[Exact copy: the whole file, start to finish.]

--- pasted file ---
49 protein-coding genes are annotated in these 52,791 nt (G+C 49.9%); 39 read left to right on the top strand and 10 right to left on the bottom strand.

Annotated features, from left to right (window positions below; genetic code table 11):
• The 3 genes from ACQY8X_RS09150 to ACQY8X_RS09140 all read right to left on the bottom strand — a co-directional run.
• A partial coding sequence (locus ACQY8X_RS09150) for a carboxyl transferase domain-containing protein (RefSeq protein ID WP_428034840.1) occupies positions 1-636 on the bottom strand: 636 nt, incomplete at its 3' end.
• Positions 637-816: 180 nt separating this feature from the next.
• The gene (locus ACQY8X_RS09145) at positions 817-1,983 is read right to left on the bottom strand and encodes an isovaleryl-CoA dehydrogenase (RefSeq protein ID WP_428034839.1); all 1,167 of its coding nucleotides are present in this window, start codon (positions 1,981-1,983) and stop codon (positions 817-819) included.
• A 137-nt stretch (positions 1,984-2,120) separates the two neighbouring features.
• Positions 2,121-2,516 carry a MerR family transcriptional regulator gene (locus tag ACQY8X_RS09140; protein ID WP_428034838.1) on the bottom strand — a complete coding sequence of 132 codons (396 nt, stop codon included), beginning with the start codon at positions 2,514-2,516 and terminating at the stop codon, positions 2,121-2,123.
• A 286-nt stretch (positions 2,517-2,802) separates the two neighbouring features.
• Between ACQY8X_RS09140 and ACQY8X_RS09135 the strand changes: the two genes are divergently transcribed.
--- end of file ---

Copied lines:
49 protein-coding genes are annotated in these 52,791 nt (G+C 49.9%); 39 read left to right on the top strand and 10 right to left on the bottom strand.

Annotated features, from left to right (window positions below; genetic code table 11):
• The 3 genes from ACQY8X_RS09150 to ACQY8X_RS09140 all read right to left on the bottom strand — a co-directional run.
• A partial coding sequence (locus ACQY8X_RS09150) for a carboxyl transferase domain-containing protein (RefSeq protein ID WP_428034840.1) occupies positions 1-636 on the bottom strand: 636 nt, incomplete at its 3' end.
• Positions 637-816: 180 nt separating this feature from the next.
• The gene (locus ACQY8X_RS09145) at positions 817-1,983 is read right to left on the bottom strand and encodes an isovaleryl-CoA dehydrogenase (RefSeq protein ID WP_428034839.1); all 1,167 of its coding nucleotides are present in this window, start codon (positions 1,981-1,983) and stop codon (positions 817-819) included.
• A 137-nt stretch (positions 1,984-2,120) separates the two neighbouring features.
• Positions 2,121-2,516 carry a MerR family transcriptional regulator gene (locus tag ACQY8X_RS09140; protein ID WP_428034838.1) on the bottom strand — a complete coding sequence of 132 codons (396 nt, stop codon included), beginning with the start codon at positions 2,514-2,516 and terminating at the stop codon, positions 2,121-2,123.
• A 286-nt stretch (positions 2,517-2,802) separates the two neighbouring features.
• Between ACQY8X_RS09140 and ACQY8X_RS09135 the strand changes: the two genes are divergently transcribed.